I have written a number of times that one of the problems with the Katrina aftermath was not that the federal government did too little, but that they try to do too much. For example:
While turning down offers to help, when everyone agrees not enough
is being done, may seem unthinkable, these are actually predictable
outcomes from a [government] bureaucracy of technocrats. Technocrats value process
over results, order and predictability over achievement. More
important than having problems fixed is having an ordered process,
having everything and everyone under control. In this context, you can
imagine their revulsion at the thought of having private citizens
running around on their own in the disaster area trying to help
people. We don't know where they are! We don't know what they are
doing! They are not part of our process! Its too chaotic! Its not
Nearly everyone who is in government has a technocratic impulse -
after all, if they believed that bottom up efforts by private citizens
working on their own was the way to get things done, they would not be
in government trying to override those efforts. But most emergency
organizations are off the scale in this regard. 99% of their time,
they don't actually have an emergency to deal with - they are
planning. They are creating elaborate logistics plans and procedures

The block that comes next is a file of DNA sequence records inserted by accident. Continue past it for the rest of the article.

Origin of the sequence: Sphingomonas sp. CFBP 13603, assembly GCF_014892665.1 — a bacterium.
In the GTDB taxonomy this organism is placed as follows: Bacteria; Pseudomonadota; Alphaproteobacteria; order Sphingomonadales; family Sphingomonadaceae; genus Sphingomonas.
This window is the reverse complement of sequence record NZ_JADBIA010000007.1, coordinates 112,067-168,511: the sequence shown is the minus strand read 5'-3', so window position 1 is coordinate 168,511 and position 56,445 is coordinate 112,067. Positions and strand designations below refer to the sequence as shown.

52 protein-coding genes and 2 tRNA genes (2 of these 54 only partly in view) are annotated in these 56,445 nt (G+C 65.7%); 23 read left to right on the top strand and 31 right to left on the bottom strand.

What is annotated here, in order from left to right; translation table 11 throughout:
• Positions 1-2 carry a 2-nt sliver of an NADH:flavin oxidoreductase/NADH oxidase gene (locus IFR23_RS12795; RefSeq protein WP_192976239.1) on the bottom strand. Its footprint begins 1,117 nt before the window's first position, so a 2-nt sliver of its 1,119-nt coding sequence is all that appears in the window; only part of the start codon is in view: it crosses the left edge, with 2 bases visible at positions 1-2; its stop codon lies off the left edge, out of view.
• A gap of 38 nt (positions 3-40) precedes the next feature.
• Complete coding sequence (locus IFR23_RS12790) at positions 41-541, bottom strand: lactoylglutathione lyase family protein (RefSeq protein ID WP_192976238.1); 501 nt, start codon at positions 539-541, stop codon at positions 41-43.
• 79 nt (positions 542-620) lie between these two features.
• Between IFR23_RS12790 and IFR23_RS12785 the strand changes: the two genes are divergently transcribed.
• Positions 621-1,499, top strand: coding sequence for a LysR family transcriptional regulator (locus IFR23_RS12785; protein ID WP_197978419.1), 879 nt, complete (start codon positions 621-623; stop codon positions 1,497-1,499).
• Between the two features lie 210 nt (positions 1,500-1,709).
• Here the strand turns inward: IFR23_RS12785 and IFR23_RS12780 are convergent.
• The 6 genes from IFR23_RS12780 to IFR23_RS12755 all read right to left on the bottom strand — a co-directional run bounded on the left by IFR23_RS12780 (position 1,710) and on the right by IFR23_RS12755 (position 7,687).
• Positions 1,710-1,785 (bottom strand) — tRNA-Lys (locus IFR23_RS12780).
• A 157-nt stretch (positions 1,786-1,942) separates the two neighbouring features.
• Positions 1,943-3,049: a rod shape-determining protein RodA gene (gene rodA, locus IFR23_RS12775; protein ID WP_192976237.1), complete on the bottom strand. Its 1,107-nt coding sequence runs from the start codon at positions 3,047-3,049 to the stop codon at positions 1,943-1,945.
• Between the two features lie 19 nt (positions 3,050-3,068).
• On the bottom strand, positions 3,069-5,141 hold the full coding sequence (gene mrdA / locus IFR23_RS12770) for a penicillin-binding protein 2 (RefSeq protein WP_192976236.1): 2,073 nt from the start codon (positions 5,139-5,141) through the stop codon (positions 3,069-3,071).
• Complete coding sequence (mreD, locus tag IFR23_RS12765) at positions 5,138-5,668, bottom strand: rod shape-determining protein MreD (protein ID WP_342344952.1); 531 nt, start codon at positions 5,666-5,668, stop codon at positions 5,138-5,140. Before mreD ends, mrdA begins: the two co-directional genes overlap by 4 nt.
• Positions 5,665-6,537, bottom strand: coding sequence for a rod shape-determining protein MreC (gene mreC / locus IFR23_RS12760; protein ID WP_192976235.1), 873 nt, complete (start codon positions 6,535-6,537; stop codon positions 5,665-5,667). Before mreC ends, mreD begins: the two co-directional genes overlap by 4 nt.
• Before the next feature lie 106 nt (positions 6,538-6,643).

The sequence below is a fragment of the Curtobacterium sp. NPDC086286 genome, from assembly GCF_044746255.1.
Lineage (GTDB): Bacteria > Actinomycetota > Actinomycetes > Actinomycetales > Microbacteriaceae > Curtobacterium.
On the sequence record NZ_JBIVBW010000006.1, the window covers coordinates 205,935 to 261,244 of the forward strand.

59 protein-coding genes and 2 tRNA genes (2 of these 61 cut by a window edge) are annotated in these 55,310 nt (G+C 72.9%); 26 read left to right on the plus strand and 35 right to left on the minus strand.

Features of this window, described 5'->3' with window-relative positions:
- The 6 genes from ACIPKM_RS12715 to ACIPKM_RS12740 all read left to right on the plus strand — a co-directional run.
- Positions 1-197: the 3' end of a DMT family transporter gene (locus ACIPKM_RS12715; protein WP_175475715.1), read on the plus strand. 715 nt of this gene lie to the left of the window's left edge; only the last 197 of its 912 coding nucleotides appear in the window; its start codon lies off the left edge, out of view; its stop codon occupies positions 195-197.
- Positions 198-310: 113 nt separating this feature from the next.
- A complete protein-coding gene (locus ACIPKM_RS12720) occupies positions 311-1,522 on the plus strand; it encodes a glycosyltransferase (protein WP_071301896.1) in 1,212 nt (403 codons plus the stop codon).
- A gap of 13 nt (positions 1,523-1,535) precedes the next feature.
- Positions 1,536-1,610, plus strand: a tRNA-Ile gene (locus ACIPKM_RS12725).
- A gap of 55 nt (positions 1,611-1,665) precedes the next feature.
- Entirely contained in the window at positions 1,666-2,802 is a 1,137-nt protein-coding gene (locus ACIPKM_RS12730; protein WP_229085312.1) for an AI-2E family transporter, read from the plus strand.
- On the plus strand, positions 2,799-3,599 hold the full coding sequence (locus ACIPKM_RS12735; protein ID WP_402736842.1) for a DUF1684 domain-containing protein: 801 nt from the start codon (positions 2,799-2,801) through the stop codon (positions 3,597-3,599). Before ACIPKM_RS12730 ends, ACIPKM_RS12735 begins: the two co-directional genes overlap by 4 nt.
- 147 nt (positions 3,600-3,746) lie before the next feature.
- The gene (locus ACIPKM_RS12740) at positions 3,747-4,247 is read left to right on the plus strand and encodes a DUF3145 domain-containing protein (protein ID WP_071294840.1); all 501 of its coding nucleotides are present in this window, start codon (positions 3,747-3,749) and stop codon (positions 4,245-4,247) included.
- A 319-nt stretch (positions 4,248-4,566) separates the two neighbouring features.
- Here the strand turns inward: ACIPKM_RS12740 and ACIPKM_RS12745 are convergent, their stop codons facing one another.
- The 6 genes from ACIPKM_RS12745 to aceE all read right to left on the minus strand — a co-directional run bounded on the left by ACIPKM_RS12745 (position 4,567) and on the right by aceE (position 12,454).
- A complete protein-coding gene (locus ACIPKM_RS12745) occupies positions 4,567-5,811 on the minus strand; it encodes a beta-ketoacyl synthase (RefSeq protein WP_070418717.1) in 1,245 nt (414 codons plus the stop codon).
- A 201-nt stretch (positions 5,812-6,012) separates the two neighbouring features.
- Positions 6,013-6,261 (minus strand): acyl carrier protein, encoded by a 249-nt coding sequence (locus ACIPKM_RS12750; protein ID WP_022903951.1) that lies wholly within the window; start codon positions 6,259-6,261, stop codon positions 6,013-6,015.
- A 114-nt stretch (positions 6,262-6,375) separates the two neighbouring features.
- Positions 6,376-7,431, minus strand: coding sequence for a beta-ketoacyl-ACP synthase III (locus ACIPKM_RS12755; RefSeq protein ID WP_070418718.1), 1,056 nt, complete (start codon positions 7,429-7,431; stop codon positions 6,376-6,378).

and deployment plans. Planners, rather than people of action,
gravitate to these organizations. So, once a disaster really hits, the
planners run around in circles, hit by the dual problem of 1) their
beautiful plans are now obsolete, since any good general can tell you
that no plan ever survives first contact with the enemy and 2) they are
by nature still planners, trying to get order and process underway and
create a new updated plan, rather than just getting every possible
resource out there fixing the dang problem.
Kerry Howley in Reason's Hit and Run discusses a similar problem in Southeast Asia in the aftermath of the deadly Tsunami:
A year and a half after the deadliest tsunami in recorded history, a
pan-Asian warning system seems about as likely as, say, competent
airport security stateside. So Sri Lankans have poured donations into
DIY monitoring stations, using the Web and volunteers to watch for quakes...
How do officials react to the exciting new world of distributed warning technology?
But the government does not want ad-hoc tsunami warning centres handing out advice to local communities.
"Only the Met Department is authorised to give tsunami warnings and
evacuation orders. They cannot do it. It is illegal. That creates
unnecessary panic," Darmaratne said.
Just as in the Katrina aftermath, the government answer is that we would rather have nothing happen than positive efforts occur that we don't control (or take credit for).